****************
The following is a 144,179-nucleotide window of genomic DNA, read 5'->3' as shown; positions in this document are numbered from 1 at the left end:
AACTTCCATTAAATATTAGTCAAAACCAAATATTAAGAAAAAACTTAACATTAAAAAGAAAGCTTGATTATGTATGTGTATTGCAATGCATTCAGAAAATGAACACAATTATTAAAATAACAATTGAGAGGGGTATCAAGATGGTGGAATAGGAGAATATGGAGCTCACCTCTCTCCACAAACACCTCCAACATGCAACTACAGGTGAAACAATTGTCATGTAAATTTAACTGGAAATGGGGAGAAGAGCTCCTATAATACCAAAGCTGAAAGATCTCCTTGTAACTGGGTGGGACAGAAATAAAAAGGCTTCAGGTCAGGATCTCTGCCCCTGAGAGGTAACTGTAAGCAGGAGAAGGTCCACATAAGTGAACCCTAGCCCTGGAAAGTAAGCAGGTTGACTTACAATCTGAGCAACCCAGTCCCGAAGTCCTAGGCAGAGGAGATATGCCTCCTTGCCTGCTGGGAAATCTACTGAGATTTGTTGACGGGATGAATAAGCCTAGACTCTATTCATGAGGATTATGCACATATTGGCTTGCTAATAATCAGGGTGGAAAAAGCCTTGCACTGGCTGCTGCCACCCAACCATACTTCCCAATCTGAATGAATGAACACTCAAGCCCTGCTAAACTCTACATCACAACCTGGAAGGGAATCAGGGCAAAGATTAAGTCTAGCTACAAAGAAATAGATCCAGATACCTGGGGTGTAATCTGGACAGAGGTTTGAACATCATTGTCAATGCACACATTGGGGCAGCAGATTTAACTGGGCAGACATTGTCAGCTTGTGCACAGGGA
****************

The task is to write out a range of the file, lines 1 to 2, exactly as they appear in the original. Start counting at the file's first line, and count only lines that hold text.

The following is a 144,179-nucleotide window of genomic DNA, read 5'->3' as shown; positions in this document are numbered from 1 at the left end:
AACTTCCATTAAATATTAGTCAAAACCAAATATTAAGAAAAAACTTAACATTAAAAAGAAAGCTTGATTATGTATGTGTATTGCAATGCATTCAGAAAATGAACACAATTATTAAAATAACAATTGAGAGGGGTATCAAGATGGTGGAATAGGAGAATATGGAGCTCACCTCTCTCCACAAACACCTCCAACATGCAACTACAGGTGAAACAATTGTCATGTAAATTTAACTGGAAATGGGGAGAAGAGCTCCTATAATACCAAAGCTGAAAGATCTCCTTGTAACTGGGTGGGACAGAAATAAAAAGGCTTCAGGTCAGGATCTCTGCCCCTGAGAGGTAACTGTAAGCAGGAGAAGGTCCACATAAGTGAACCCTAGCCCTGGAAAGTAAGCAGGTTGACTTACAATCTGAGCAACCCAGTCCCGAAGTCCTAGGCAGAGGAGATATGCCTCCTTGCCTGCTGGGAAATCTACTGAGATTTGTTGACGGGATGAATAAGCCTAGACTCTATTCATGAGGATTATGCACATATTGGCTTGCTAATAATCAGGGTGGAAAAAGCCTTGCACTGGCTGCTGCCACCCAACCATACTTCCCAATCTGAATGAATGAACACTCAAGCCCTGCTAAACTCTACATCACAACCTGGAAGGGAATCAGGGCAAAGATTAAGTCTAGCTACAAAGAAATAGATCCAGATACCTGGGGTGTAATCTGGACAGAGGTTTGAACATCATTGTCAATGCACACATTGGGGCAGCAGATTTAACTGGGCAGACATTGTCAGCTTGTGCACAGGGA